One of my favorite Vonnegut quotes is from Mother Night: “We are what we pretend to be, so we must be careful about what we pretend to be.”
I’d add that when we go looking for the past, we find it, so we must be careful about how we look.
I was going through my boxed-up comic collection, which my brother had been storing for me, and I came upon an Avengers issue I recalled reading when I bought it, in 1976, sitting at our dining-room table. I have no idea why I remember that, but it occurred to me that way back then, I couldn’t have known I’d revisit it in 2022 in a two-bedroom apartment in Chicago, just shy of three decades passed since I was last in that house, and my dad gone nearly six years.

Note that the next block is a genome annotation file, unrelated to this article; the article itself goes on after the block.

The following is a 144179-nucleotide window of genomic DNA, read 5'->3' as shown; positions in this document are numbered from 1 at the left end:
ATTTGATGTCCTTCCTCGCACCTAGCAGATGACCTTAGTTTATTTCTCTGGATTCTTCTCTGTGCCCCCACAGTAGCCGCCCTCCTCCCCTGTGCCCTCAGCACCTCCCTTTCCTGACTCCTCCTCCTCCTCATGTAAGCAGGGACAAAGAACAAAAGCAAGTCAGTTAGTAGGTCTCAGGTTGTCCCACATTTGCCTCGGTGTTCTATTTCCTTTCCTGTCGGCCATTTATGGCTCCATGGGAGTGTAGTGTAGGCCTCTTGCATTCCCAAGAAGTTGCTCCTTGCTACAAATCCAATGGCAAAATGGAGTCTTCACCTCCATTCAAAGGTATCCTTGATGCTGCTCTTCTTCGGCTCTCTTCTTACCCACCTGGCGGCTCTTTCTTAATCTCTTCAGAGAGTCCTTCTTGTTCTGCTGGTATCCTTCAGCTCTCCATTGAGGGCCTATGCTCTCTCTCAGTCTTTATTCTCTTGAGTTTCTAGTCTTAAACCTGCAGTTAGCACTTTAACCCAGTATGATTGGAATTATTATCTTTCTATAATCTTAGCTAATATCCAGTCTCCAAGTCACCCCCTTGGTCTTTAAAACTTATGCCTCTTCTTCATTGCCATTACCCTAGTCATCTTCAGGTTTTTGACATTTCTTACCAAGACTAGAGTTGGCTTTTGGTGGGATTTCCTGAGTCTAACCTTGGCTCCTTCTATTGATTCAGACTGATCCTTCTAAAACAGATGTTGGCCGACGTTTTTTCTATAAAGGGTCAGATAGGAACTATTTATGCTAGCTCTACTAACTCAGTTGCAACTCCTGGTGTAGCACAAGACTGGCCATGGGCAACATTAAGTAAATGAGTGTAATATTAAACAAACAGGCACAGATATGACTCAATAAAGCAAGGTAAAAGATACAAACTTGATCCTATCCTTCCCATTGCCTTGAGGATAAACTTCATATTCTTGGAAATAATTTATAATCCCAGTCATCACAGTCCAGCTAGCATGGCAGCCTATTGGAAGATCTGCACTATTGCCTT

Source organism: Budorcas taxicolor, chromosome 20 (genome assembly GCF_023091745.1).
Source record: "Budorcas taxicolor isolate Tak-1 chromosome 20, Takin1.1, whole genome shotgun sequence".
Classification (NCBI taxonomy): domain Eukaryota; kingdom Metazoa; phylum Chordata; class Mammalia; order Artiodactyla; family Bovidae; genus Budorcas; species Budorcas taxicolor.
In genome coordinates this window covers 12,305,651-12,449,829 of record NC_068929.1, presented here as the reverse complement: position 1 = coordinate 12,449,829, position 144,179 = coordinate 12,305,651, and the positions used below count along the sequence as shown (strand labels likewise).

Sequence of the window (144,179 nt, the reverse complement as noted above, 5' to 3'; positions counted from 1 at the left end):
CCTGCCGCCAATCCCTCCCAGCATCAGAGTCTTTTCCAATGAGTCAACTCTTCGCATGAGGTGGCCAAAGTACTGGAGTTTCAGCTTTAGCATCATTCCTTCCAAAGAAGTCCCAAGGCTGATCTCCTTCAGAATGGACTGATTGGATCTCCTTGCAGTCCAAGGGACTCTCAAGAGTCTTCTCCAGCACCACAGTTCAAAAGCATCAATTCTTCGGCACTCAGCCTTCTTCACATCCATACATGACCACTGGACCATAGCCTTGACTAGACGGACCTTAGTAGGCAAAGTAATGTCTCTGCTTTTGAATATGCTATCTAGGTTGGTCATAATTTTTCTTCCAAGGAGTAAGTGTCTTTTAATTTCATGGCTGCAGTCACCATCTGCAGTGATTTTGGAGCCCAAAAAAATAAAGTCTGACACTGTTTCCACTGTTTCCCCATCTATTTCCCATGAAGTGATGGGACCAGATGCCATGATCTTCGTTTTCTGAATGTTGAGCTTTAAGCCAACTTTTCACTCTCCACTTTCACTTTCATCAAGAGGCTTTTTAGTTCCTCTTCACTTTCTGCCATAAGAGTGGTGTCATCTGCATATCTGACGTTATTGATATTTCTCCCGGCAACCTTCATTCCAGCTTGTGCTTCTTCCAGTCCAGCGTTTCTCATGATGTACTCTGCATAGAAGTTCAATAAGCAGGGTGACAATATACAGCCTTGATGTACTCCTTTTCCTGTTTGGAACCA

I uncrumpled some of the newspaper I balled up when packing this stuff almost 30 years ago, after my parents sold the place. There were pages from three papers in there, and this one is from the January 25, 1994 Philadelphia Inquirer.
My dad did all the puzzles in ink. This is his careful, precise engineer’s block printing. I print in all caps, too—I got that from him, I guess—but not as neatly as he did. The cryptogram answer is a George Santayana quote that I feel like he left for me to find: “Knowledge of what is possible is the beginning of happiness.”
I suppose so. It’s the beginning of something, anyway.
But it brings to mind another favorite quote, this one from Faulkner: “The past is never dead. It’s not even past.”
No—it isn’t, is it?
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